USB Flash Drives - Power Consumption Measurement using Plugable's USBC-TKEYby Ganesh T S on March 18, 2016 9:10 AM EST
The power consumed by USB peripherals such as flash drives has typically not been much of a concern. However, with OTG support on the rise, mounting external storage via USB on mobile devices has become a common use-case. The power consumed by bus-powered devices is arguably more important compared to the performance numbers in such cases. A reader comment in our recent review of the Samsung Portable SSD T3 piqued our interest, and we set out to quantitatively measure this aspect. This article deals with some background on inline USB power measurement and our available options. This is followed by a detailed description of our hardware setup and the software infrastructure to gather the required data. In the final section, we look at some results from our evaluation of the power consumption of different flash drives followed by some concluding remarks.
The measurement of the power consumed by USB peripherals is conceptually a simple affair. DIY solutions are also possible. Devices such as PortPilot offer a professional alternative for inline power measurement while adding management and diagnostic features. There are plenty of other inline USB power measurement gadgets, but none of them are suitable for Type-C / USB 3.1 ports.
The Chromium Twinkie USB-PD Sniffer is one of the most famous Type-C diagnostic kits, thanks to its use by Benson Leung in evaluating adherence of various Type-C cables and adapters to the specifications. Google doesn't sell Twinkie directly to end-users, but interested consumers can get the version manufactured by Plugable - the USB 3.1 Type-C Power Delivery Sniffer (USBC-TKEY).
The Twinkie / USBC-TKEY is primarily intended for developers to monitor the power delivery traffic between two USB Type-C devices. However, it has additional capabilities such as the monitoring of the VBUS and VCONN voltages and currents, injecting power delivery packets on the CC1 and CC2 pins and placing Rd/Rp/Ra resistors on CC1 and CC2. Since it is also designed to be a transparent interposer, it doesn't interfere with the data traffic between the host and the device.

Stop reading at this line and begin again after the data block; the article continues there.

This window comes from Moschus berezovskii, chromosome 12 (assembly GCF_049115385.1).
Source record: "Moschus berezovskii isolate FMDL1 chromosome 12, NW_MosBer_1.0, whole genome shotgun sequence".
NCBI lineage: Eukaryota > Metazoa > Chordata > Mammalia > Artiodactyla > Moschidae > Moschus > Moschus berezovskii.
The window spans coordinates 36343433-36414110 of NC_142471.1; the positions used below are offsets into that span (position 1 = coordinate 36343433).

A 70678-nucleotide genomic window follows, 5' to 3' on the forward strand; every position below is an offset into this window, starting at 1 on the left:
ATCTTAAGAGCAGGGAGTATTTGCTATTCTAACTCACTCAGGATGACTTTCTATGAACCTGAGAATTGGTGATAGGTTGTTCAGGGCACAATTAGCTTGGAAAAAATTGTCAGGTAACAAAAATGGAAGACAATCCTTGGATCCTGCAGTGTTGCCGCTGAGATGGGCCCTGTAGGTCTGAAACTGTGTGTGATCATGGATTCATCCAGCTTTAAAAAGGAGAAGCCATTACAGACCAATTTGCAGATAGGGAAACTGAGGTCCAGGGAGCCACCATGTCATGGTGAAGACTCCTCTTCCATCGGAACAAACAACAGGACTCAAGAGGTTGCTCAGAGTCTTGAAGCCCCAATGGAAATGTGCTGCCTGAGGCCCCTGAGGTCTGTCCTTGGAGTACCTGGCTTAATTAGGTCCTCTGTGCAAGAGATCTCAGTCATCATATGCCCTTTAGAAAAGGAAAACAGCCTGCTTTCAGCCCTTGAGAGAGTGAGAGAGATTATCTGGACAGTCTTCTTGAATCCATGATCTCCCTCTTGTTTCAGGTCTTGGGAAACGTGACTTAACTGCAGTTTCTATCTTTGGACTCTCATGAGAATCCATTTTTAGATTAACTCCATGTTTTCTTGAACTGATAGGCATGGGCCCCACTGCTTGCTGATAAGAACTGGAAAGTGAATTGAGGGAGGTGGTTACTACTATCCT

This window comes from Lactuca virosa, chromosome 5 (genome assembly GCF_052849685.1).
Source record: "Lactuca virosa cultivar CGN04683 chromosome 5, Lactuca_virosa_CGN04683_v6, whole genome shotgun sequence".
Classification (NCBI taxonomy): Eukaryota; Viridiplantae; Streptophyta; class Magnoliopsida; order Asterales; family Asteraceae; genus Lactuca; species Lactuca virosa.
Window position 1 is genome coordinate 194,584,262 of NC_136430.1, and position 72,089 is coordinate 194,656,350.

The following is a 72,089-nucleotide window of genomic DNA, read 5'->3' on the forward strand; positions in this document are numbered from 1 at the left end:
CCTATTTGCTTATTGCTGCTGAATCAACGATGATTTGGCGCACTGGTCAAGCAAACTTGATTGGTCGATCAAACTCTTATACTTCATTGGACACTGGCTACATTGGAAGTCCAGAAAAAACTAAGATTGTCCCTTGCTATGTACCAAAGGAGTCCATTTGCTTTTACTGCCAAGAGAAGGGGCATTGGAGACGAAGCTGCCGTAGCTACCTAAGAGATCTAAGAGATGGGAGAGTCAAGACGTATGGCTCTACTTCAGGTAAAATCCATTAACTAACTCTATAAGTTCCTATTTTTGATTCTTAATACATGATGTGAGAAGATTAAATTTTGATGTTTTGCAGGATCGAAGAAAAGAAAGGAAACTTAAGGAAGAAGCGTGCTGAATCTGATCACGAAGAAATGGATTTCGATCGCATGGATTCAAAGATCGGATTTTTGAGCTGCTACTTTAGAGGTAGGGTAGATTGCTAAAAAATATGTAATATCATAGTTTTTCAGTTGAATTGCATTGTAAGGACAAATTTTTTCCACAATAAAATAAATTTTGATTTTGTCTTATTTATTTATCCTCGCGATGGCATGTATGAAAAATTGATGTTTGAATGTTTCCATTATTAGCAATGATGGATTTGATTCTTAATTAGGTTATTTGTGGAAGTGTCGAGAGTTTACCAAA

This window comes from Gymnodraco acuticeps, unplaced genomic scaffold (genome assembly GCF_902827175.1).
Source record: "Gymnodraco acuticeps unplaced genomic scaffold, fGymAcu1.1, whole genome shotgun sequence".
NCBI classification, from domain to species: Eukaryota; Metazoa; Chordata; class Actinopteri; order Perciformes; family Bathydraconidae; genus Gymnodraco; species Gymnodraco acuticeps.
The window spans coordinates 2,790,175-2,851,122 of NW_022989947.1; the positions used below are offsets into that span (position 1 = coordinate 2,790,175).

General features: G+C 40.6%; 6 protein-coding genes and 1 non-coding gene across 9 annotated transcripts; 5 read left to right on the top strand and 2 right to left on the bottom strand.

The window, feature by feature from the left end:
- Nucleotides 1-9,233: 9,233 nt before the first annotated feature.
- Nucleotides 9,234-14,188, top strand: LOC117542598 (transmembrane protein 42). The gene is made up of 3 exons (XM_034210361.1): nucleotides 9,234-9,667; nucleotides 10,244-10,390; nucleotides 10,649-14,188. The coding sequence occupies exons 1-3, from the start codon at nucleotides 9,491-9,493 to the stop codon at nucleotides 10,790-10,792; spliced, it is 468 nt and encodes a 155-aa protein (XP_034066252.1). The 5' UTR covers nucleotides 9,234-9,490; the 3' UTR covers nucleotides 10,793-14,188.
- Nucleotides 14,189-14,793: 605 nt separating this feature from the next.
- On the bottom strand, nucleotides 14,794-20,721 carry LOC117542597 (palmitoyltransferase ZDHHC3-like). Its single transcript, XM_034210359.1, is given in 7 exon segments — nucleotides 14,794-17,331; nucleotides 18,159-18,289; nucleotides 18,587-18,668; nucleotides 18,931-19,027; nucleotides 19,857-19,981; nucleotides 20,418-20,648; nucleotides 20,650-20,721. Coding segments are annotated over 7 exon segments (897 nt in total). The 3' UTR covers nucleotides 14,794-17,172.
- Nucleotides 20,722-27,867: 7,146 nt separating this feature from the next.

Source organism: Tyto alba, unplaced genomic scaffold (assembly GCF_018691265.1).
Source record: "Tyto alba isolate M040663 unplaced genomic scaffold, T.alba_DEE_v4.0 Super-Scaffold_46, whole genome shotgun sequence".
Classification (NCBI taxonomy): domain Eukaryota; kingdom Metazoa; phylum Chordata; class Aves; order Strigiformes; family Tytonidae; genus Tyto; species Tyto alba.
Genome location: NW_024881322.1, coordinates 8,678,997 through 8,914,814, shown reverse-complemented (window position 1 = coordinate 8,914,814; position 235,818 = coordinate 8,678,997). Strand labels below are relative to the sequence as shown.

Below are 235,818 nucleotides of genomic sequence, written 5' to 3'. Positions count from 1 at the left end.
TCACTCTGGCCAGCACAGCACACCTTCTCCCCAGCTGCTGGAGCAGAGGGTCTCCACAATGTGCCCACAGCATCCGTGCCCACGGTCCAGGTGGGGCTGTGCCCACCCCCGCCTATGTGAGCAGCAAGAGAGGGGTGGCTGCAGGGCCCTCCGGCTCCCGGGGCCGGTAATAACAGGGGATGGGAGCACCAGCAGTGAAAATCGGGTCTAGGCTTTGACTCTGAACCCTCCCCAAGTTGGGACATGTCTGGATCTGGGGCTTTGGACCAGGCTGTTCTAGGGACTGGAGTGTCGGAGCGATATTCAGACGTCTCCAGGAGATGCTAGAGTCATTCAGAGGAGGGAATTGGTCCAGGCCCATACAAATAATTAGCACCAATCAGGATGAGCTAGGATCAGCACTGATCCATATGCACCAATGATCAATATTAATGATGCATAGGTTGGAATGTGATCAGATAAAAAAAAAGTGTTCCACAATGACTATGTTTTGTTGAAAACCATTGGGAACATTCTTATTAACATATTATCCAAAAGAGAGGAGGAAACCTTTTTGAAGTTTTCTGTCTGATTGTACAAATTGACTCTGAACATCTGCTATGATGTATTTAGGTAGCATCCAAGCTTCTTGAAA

The various pins on a USB 3.1 Type-C plug are brought out in the picture below
From a power measurement perspective, the interesting ones are the VBUS and VCONN. The VBUS line carries bus power for devices (and, in some cases, for the circuitry in the cable itself). The voltage may vary from 5V for typical USB 2.0 hosts / devices to up to 20V for USB-PD scenarios. VCONN, on the other hand, is always set to 5V and can supply up to 1W of power for circuits within the plug. These circuits can implement electronically marked cables or even be accessories.
Coming back to our original intent of measuring the power consumed by USB peripherals such as flash drives, it is obvious that we need to be measuring the voltage and current on the VBUS line. This aspect has suddenly become something to care about because of the number of mobile devices supporting 'OTG'. Not all mobile devices are able to provide the 900 mA output current to 'bus-power' attached devices. Note that the initial specification for USB only had provisions for 0.75 watts of power – 150 mA at 5 V. USB 2.0 bumped that to 500 mA, or 2.5 watts, and USB 3.0 specified 900 mA at 5 V, or 4.5 watts. Understanding the power consumption profile of a flash drive is essential to determine whether it can be safely used with a particular mobile device. It can also help in understanding the impact of usage on the battery life of a mobile device. From a technical viewpoint, it also gives insight into the efficiency of the USB peripheral itself.